Center for the Study of the Built Environment
I consider James Ackerman, who is 94 years old, to be one of the greatest architectural historians of our day. This book presents an example of superb writing on architectural history, theory, and criticism. Ackerman's writing is clear, concise, incisive, and illuminating. One only wishes that most of today's architectural historians and critics are able to write half as well as and half as clearly as he does.
I do not recall who it was, but someone once wrote that if he is stranded on a deserted island and could only have one book, it would be this one. The book provides a most useful guide for designing architectural elements, spaces, and environments, ranging from a window to a kitchen to a town. It provides very thoughtful information based on how people interact with and relate to the built world around them.
This book features in-depth and honest conversations about architecture with a number of the great architects of their time including Louis Kahn, Philip Johnson, Charles Moore, Paul Rudolph, Robert Venturi, and Denis Scott Brown. I read it as a third-year student of architecture; it transformed my understanding of architecture.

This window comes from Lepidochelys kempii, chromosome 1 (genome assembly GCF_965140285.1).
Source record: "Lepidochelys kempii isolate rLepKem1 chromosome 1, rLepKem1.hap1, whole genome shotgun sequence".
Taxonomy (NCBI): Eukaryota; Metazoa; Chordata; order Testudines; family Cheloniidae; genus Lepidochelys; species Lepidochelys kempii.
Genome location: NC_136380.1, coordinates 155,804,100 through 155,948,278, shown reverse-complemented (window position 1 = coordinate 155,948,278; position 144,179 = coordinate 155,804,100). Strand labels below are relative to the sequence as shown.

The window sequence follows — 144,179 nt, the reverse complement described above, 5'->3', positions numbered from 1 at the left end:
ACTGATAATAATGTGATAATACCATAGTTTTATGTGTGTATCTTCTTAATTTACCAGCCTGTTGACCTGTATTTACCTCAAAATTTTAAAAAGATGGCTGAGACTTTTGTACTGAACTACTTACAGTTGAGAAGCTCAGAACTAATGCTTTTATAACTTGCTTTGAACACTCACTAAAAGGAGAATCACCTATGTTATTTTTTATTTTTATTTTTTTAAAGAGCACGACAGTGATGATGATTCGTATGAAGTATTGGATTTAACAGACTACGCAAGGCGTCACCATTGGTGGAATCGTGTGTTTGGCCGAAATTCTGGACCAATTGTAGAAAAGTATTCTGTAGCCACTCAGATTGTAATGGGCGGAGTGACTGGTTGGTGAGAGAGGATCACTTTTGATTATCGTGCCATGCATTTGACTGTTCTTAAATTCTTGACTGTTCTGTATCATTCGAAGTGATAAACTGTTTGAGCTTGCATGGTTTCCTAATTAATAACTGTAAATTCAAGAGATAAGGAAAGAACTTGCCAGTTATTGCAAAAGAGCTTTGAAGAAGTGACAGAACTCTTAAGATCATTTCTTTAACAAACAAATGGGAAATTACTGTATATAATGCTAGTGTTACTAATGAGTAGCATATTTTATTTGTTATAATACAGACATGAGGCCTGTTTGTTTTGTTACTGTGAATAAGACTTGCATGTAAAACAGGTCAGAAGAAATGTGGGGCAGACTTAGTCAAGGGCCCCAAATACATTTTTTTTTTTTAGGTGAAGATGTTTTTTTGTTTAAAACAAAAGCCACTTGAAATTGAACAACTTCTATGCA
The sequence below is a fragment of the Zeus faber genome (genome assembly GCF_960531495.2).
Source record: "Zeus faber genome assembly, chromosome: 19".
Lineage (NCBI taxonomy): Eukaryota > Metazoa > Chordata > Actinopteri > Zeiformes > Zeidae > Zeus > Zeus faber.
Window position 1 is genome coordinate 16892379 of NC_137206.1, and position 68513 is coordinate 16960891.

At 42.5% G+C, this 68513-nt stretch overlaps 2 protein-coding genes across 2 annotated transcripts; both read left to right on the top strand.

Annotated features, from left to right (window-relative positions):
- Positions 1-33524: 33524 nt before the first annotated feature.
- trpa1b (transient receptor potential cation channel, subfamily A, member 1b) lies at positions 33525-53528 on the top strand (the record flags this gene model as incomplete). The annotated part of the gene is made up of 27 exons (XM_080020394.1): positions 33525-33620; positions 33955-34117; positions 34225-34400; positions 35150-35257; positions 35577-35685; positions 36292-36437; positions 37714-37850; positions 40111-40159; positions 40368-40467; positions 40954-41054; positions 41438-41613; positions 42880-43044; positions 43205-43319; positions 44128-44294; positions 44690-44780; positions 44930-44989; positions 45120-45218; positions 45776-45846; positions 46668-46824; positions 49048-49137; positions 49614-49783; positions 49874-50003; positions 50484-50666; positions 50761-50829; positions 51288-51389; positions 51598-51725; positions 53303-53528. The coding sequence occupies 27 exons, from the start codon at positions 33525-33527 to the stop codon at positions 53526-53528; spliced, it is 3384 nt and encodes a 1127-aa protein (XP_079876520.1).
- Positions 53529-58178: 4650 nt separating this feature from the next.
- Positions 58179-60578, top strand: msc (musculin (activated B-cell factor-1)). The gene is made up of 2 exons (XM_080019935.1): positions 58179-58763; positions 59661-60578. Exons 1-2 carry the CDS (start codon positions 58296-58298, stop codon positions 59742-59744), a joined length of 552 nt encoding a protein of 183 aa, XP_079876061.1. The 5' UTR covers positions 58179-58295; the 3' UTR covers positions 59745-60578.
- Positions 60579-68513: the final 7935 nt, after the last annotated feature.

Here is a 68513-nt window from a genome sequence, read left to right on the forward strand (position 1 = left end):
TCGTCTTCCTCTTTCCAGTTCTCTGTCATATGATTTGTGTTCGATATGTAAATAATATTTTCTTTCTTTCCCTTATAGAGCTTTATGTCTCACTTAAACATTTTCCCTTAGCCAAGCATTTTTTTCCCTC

Jan Gehl is one of the great urbanists of our time, as is evident in his design / planning work and his writings. Our understanding today of how cities may interact with people in a humane manner that values the pedestrian and celebrates public spaces where all can come together is very much influenced by Gehl's work and by his writings, including New City Spaces.
William J. Mitchell, City of Bits: Space, Place, and the Infobahn, 1996; and E-Topia: “Urban life, Jim – but not as we know it”, 2000
William Mitchell died prematurely in 2010. He was a true visionary. He wrote beautifully and insightfully about how the ongoing revolutionary changes affecting information technologies are transforming our built environments and how we interact with them. Much of what he predicted in his writings is taking place today.
Witold Rybczynski has an ability to communicate the complexities of architecture and urbanism in a crisp and clear manner to both specialists and to the general audience, but without descending into oversimplification and overgeneralization. In the first of these two books, he addresses the evolution of the house; in the second, he addresses the evolution of the city.
This book has been reprinted a number of times, most lately in 2009. It provides a sharp and witty attack on both Modern and Post-modern architecture. It also serves as a strong reminder to architects that they should not take themselves too seriously, for their influence on society and on the built environment is far more limited than they wish to believe.
June 16, 2014